CD Review: Big Country - We're Not In Kansas (The Live Bootleg Box Set 1993-98)
Formed out of the ashes of Scottish punk band Skids by guitarist Stuart Adamson, Big Country were one of the leading British alternative rock bands of the 1980s scoring many well remembered hits including In a Big Country, Chance and Look Away.
By the 1990s, although chart success had waned, the band still had a loyal fan following, proving a popular draw on the live circuit across Europe and the States.
Like many of their peers, Big Country came to fame in an era where live concert albums had fallen away in favour of live video recordings. It is therefore appropriate that We’re Not In Kansas: The Live Bootleg BoxSet, a 5 CD box set focusing on live performances in venues as diverse as Minneapolis, Stirling, Rotterdam and Tunbridge Wells between 1993 and 1998 has now been released by Cherry Red Records
As the title suggests, many of these recordings were only previously available as under the counter bootleg recordings. All feature the classic Big Country line-up of Stuart Adamson, Bruce Watson, Tony Butler and Mark Brzezicki.
Across the box set collection, which also features a detailed booklet including Q&A interviews with Watson and Butler there is much to savour, including songs from the albums The Buffalo Skinners and Why the Long Face, greatest hits and covers.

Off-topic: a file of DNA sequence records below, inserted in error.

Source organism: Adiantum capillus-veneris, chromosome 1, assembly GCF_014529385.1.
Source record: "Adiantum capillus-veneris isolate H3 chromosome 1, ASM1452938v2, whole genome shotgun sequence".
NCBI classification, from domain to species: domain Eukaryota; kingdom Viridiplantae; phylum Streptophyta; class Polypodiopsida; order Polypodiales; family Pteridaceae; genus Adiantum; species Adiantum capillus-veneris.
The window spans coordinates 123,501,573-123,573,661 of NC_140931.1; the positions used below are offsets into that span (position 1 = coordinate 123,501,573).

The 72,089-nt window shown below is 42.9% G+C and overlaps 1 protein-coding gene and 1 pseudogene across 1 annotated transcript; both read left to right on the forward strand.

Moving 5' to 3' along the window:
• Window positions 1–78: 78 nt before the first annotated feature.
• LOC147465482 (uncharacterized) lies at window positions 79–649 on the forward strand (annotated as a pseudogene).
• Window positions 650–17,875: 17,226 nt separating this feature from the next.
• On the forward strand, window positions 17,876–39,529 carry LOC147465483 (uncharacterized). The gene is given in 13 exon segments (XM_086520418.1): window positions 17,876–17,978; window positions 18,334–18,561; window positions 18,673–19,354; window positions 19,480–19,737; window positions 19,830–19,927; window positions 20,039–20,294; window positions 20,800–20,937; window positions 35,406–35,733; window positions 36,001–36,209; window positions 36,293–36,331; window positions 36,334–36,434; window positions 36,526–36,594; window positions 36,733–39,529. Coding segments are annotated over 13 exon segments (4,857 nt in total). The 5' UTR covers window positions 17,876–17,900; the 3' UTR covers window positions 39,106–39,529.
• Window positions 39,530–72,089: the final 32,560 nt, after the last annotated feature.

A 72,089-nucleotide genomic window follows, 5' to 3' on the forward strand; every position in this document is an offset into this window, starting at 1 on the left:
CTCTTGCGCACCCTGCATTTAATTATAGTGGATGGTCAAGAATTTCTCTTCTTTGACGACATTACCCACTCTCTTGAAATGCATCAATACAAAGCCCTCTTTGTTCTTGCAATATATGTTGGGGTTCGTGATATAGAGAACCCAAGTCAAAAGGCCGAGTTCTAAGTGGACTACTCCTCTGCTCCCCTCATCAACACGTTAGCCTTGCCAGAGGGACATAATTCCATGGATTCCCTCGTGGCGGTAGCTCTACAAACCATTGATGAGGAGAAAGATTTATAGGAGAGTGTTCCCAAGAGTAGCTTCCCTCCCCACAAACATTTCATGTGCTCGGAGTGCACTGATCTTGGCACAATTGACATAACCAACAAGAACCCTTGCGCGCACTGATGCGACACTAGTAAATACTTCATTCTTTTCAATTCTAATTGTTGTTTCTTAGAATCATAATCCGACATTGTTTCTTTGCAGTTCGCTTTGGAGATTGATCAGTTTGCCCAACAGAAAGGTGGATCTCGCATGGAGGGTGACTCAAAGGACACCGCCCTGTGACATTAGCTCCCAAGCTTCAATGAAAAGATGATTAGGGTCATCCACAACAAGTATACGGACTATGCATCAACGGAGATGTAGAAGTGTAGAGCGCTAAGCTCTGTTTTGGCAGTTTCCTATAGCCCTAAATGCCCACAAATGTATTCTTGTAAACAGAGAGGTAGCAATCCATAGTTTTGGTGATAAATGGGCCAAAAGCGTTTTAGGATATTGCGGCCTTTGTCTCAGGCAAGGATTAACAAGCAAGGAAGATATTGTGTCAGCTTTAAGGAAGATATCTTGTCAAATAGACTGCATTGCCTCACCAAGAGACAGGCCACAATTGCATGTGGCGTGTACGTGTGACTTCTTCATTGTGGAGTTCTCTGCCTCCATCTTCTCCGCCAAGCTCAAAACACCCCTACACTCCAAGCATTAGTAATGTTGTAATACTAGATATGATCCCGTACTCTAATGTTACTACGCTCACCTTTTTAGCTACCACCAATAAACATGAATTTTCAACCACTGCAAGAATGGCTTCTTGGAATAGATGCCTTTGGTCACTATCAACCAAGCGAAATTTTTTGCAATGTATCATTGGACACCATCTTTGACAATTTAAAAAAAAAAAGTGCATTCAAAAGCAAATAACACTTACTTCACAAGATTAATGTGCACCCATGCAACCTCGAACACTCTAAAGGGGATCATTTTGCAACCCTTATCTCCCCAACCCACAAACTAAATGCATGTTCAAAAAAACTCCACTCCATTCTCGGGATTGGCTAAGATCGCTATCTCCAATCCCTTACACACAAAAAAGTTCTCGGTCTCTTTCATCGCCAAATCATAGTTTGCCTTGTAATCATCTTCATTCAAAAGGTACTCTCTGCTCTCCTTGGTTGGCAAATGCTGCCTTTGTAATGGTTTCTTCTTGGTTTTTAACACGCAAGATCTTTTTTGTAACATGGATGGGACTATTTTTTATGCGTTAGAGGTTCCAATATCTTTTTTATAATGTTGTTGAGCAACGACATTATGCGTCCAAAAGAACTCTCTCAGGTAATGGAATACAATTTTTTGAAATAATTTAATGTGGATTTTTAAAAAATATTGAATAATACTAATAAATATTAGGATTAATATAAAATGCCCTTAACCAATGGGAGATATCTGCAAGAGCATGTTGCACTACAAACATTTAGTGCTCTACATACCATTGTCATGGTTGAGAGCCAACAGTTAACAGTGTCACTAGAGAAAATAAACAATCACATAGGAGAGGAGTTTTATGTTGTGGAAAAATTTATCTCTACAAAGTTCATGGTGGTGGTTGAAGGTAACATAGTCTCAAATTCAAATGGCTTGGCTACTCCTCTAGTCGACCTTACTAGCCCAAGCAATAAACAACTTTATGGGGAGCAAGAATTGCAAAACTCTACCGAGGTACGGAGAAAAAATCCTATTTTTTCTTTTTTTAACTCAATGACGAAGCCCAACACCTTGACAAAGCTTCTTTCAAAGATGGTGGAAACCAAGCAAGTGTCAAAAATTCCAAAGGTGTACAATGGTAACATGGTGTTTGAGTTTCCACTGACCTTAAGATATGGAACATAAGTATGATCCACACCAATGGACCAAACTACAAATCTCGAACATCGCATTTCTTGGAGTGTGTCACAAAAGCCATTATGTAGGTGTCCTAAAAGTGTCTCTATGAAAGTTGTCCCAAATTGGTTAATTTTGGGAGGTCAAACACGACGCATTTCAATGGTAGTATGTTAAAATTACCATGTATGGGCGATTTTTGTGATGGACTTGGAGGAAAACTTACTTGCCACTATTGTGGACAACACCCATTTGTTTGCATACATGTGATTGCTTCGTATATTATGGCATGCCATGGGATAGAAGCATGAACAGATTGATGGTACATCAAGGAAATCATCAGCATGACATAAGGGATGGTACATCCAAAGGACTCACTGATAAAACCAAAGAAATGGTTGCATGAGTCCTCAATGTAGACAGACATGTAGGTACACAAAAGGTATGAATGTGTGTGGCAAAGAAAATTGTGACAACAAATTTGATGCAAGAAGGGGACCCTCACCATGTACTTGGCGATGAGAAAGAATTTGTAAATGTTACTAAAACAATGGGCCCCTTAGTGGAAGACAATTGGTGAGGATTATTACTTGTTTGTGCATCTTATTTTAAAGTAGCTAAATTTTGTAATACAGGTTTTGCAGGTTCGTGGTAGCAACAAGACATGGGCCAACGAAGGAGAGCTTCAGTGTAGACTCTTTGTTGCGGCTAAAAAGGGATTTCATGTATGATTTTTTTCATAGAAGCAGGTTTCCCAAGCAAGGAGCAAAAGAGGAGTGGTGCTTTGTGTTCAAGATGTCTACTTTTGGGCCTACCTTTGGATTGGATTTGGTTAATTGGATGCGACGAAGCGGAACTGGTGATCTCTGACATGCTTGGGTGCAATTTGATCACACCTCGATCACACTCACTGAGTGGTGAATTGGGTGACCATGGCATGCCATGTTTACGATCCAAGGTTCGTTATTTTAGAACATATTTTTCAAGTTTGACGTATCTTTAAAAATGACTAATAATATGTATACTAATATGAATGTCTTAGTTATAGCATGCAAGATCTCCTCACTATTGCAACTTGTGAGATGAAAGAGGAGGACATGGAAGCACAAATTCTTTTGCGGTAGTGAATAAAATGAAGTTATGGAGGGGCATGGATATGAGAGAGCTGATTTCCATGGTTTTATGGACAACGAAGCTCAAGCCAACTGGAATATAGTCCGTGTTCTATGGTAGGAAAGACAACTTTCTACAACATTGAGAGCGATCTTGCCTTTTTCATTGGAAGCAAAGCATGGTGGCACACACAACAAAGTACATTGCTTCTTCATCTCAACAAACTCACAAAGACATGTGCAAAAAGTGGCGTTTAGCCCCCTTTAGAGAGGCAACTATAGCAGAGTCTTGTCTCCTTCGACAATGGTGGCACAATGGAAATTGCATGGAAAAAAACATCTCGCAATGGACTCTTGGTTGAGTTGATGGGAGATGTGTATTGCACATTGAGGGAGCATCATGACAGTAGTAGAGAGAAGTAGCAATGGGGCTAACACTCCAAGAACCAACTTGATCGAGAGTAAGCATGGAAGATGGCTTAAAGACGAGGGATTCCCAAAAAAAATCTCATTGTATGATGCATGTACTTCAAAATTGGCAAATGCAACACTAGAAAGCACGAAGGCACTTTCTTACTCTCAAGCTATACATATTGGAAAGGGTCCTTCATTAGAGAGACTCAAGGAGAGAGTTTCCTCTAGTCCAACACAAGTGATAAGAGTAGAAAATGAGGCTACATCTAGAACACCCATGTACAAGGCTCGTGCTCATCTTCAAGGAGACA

The live versions of some of their hits capture an energetic and playful side to Big Country. The climax of their 1993 Minneapolis show, for instance, sees their performance of In a Big Country feature an extended and seemingly impromptu guitar solo which rises and surpasses the studio version of a decade earlier.
The band then return for an encore of four numbers including a rendition of Blue Oyster Cult’s Don’t Fear the Reaper, one of several cover versions which give a glimpse into Big Country’s live repertoire from the 90s. Other covers across the set include Smokey Robinson’s Tracks of My Tears, Neil Young’s Rockin’ In the Free World and The Monkees’ Daydream Believer, showing that the band were never afraid to end a show with a good singalong.
As to be expected with a live collection, some songs appear more than once, while in some places, notably The Tower Records Glasgow set from 1995 the sound quality dips somewhat.
Defying any barriers, Big Country’s energy remains steadfast and We’re Not in Kansas remains a wonderful glimpse into their live sets of the 1990s. The collection is also a fitting tribute to Stuart Adamson, who we lost in 2002, but is celebrated here, both as a passionate musician and a performer, full of vitality.